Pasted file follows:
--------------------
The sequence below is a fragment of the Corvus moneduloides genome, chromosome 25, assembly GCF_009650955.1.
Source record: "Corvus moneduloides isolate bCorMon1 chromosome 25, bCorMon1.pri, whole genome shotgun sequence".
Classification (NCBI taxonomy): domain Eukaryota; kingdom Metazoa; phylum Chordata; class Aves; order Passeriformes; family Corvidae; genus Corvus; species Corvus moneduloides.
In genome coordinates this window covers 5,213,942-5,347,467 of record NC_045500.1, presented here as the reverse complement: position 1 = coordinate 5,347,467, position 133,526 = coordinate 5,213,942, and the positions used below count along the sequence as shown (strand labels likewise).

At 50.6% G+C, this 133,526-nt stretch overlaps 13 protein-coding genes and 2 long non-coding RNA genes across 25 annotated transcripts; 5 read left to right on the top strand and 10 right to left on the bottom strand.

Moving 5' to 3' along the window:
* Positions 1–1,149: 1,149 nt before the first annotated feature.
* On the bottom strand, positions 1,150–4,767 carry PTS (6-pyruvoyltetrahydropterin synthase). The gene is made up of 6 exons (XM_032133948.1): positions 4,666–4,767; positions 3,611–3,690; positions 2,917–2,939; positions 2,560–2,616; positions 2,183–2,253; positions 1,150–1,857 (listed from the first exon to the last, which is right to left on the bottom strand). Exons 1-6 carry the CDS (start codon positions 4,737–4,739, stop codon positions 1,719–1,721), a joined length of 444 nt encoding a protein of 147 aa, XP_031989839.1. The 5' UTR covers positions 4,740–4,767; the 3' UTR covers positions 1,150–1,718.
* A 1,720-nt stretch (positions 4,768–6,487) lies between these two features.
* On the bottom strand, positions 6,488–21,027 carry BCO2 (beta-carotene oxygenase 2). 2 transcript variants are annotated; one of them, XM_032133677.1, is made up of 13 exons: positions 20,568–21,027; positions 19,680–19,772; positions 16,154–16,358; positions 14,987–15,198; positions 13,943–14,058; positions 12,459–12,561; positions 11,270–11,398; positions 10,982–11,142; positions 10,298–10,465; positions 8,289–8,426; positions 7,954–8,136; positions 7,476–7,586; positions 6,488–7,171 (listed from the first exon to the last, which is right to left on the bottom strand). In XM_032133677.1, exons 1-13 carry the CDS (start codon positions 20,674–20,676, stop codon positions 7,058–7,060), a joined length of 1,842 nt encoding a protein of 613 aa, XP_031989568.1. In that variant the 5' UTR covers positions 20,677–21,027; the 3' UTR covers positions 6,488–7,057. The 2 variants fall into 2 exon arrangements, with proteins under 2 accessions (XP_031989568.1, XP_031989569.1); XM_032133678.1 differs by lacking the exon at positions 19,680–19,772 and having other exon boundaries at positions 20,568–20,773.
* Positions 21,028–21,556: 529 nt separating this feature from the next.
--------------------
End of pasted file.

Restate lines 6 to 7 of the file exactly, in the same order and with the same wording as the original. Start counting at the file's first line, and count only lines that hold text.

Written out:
Moving 5' to 3' along the window:
* Positions 1–1,149: 1,149 nt before the first annotated feature.